The former British prime minister and current UN Middle East peace envoy Tony Blair will be asked to testify to a panel investigating the Iraq war.
Blair will be called to Iraq inquiry
LONDON // The former British prime minister Tony Blair will be asked to testify to a panel investigating the Iraq war, the head of the inquiry said today. The former civil servant John Chilcot said the inquiry, set up by the current prime minister Gordon Brown, would look at British involvement in the war, covering the period from the summer of 2001 to the end of July this year. "The people we invite to give evidence will be those we judge ... are best placed to supply the information we need to conduct our task thoroughly," the inquiry chairman told a news conference.
"That will, of course, include the former prime minister and other senior figures involved in decision taking," he added. In 2003 the decision by Mr Blair, who is now the UN Quartet's Middle East peace envoy, to send 45,000 troops to join the US-led invasion to oust Iraqi President Saddam Hussein provoked massive anti-war protests in London and the resignations of ministers. The coalition accused Iraq of developing weapons of mass destruction, but none were found. Critics of the war accused Mr Blair's government of distorting intelligence on the threat posed by Saddam's regime to justify the invasion.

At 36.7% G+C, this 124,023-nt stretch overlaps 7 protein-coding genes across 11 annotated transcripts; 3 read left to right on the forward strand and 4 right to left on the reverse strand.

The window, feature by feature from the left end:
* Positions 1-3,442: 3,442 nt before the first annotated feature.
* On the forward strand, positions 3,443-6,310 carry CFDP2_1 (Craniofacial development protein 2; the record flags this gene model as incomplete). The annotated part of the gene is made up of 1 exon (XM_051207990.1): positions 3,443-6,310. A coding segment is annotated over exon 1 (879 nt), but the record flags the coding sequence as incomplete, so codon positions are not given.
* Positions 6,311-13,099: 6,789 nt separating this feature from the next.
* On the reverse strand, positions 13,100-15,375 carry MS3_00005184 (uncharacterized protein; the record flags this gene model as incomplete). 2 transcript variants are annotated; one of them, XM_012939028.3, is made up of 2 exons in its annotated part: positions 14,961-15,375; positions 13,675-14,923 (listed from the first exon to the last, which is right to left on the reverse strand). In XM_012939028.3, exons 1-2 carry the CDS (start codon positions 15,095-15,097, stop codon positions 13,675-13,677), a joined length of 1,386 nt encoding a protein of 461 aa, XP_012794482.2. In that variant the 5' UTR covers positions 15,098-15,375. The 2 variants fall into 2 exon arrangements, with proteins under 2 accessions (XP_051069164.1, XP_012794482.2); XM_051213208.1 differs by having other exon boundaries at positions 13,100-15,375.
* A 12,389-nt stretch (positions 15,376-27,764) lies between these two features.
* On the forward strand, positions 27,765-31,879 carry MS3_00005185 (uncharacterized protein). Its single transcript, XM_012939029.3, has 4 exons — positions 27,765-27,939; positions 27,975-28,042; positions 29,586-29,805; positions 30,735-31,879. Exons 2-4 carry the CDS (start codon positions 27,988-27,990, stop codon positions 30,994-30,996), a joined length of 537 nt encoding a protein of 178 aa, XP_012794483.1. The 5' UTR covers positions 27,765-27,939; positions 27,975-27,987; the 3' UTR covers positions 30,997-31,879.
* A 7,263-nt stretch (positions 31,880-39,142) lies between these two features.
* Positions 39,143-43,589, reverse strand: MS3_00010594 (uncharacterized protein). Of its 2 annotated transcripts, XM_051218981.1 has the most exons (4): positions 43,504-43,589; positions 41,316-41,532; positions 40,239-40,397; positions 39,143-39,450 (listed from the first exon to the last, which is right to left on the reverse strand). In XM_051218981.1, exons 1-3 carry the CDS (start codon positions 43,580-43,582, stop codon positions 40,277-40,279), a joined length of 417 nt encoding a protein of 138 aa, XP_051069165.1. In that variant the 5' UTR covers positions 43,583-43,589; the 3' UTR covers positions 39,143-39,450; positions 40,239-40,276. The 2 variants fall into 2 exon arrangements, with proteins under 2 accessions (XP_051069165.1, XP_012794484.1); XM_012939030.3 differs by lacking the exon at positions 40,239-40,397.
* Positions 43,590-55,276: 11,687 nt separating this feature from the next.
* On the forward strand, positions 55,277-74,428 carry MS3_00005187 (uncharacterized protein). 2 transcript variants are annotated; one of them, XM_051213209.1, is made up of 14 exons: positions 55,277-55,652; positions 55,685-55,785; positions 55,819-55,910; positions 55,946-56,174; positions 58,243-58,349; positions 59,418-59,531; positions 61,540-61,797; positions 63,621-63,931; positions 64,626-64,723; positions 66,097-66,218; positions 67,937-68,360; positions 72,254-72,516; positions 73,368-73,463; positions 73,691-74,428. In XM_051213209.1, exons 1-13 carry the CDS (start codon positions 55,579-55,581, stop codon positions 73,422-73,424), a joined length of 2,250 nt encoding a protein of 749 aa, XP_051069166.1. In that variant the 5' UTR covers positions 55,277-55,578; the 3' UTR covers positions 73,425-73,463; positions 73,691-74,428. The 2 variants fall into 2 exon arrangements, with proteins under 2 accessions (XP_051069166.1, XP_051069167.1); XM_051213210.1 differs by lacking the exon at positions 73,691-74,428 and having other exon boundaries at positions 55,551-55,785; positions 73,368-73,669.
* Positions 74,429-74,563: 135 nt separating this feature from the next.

Mr Chilcot said the panel wanted to ensure the inquiry was as open as possible, so the public could have confidence in its independence. He said some of the public hearings could be televised or streamed live on the internet to allow as many people as possible to see them. Transcripts of hearings will be posted on a public website. The hearings were initially intended to be held in private. After accusations of a cover-up, Mr Brown's office later said it believed it would be able to hold some sessions in public without compromising national security.
Mr Chilcot said the inquiry had already started its work and had filed its first requests for government documents. He said the panel would consult the families of those soldiers killed in the war about what they wanted the priorities of the inquiry to be. Opposition parties are pushing for much of the inquiry to be held in public. A total of 179 British troops were killed in Iraq. Britain is currently withdrawing its last forces from the country.